# Talk:Hurwitz zeta function

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## Multiplication theorem

There is a useful generalization of the multiplication theorem for the Hurwitz zeta function. In Maple notation:

   sum(Zeta(s,a+p/q),p=1..q-1) = q^s*Zeta(s,q*a)


where (q-1) is a natural number. It reduces to the simpler form on writing a=1/q (and recalling that Zeta(s,1) is the Riemann zeta function). [The proof is trivial ...]

So put it into the article. The above equation in LaTeX is
${\displaystyle \sum _{p=1}^{q-1}\zeta (s,a+p/q)=q^{s}\,\zeta (s,qa)}$

PAR 20:21, 3 August 2006 (UTC)

Sorry - I made an error. The lower bound of the sum (over p) should be zero, not unity! So -

${\displaystyle \sum _{p=0}^{q-1}\zeta (s,a+p/q)=q^{s}\,\zeta (s,qa)}$

Hair Commodore 22:00, 30 October 2006 (UTC)

## region of convergence

The series, and other formulas, should include a discussion of the regions of absolute and conditional convergence. I slapped an expert tag on the section introducing this idea. linas (talk) 20:36, 18 November 2007 (UTC)

Well my markup foo is lacking, but ..... The series always locally converges. At a series of small points arranged around a singularity pole, the radius converges upto the singularity, so the singularities are surrounded by convergence from all sides. Thye singular points of divergence are then not divergent ranges, but singular points which are singular, and so the function converges to the true value of the function in an infinite radius of convergence. The function is thus fully described in it's entirety, it is an or has an entire description.

How do? Same man who added entire gamma formula to bottom of this page. 188.29.164.25 (talk) 12:24, 27 January 2015 (UTC)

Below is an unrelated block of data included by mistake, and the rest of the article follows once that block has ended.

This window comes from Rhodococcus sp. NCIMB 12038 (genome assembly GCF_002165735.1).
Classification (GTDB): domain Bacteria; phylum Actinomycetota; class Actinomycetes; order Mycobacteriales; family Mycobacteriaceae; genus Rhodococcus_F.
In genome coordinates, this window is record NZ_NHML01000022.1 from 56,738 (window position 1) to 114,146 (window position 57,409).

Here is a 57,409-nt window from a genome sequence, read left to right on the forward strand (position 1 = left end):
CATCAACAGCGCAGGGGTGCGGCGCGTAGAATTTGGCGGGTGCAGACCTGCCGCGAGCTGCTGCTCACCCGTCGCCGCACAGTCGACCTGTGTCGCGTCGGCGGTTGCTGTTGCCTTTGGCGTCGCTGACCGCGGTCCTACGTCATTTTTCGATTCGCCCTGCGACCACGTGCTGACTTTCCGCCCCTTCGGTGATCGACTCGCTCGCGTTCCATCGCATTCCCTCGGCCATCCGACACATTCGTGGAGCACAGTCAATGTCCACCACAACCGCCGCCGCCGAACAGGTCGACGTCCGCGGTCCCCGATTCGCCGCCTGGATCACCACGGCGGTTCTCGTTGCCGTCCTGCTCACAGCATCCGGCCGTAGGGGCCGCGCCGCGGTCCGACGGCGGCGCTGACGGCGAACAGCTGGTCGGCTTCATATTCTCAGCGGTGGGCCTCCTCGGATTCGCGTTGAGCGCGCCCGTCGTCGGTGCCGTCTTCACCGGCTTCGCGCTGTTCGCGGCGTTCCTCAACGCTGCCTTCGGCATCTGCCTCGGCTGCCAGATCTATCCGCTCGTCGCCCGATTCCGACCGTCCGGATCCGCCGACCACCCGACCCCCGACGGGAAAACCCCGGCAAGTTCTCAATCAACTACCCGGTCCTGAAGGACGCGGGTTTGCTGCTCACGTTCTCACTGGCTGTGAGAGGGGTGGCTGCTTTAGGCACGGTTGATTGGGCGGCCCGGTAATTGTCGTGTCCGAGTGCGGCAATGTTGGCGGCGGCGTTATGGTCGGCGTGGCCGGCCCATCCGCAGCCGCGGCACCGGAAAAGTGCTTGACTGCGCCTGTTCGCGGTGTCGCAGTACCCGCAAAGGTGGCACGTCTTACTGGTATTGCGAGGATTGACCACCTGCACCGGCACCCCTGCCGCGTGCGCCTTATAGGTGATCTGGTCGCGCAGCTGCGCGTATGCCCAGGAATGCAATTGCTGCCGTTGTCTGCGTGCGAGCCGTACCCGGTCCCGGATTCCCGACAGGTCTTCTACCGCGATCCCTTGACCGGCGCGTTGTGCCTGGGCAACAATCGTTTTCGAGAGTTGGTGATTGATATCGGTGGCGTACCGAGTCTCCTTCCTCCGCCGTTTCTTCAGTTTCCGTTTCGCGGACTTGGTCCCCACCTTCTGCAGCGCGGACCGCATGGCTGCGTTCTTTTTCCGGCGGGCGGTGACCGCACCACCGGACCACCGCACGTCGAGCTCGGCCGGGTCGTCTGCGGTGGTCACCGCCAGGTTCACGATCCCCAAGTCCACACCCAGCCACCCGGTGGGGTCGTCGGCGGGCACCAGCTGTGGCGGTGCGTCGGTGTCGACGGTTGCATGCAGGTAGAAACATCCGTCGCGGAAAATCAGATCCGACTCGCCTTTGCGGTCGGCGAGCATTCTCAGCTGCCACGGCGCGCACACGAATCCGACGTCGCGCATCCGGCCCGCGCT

## The Hurwitz zeta function generalizes the polygamma function:

How does it generalize PolyGamma if the identity in fact holds only for integers? Usually PolyGamma is generalized in a different way.--MathFacts (talk) 13:04, 14 November 2009 (UTC)

## A representation of Gamma

Gamma[z] = constant Exp[D[(s-1) HurwitzZeta[s,p],s]] /. p -> z /. s-> 1

I think this proves Gamma is entire. It requires the use of L'Hopitals rule when in the limit, and using the differential in the second argument need integrating. And stuff the whole lot into the 0th polygamma definition. 188.29.165.77 (talk) 15:36, 26 January 2015 (UTC)

https://sites.google.com/site/thebohrmagneton/the-entire-gamma-function pdf bottom of page, final page has formula. just need the constant calculating to fit positives.

Gamma[z] = Const Exp[Sum[1/(n+1) Sum[(-1)^(k+1) Binomial[n, k] Log[k+z], {k, 0, n}], {n, 0, Infinity}]]

Assuming the binomial n!/((n-k)!k!) and z in Complex 188.29.164.25 (talk) 12:14, 27 January 2015 (UTC)

The nature of the entire description means the negative axis is correct, and the Euler graph is wrong. This is to do with the termination of the Euler definition of factorial ending as a count down to 1, and not continuing to minus infinity. So this ENTIRE gamma is based on an infinite product of the value of this ENTIRE gamma down to minus infinity.

The Euler gamma makes a mistake of including an absolute magnitude operation in the algorithm by carrying out an inverse plus one iteration on negative parameter values. This prevents entirity, and also using the Risch algorithm on the Euler gamma.

Why do differential equations need like the Bessel, or Bessel-Clifford need alternate solution functions? The negative gamma values? Another note on the multiplicative inverse of entire functions. Think about it! — Preceding unsigned comment added by 188.29.164.25 (talk) 12:38, 27 January 2015 (UTC)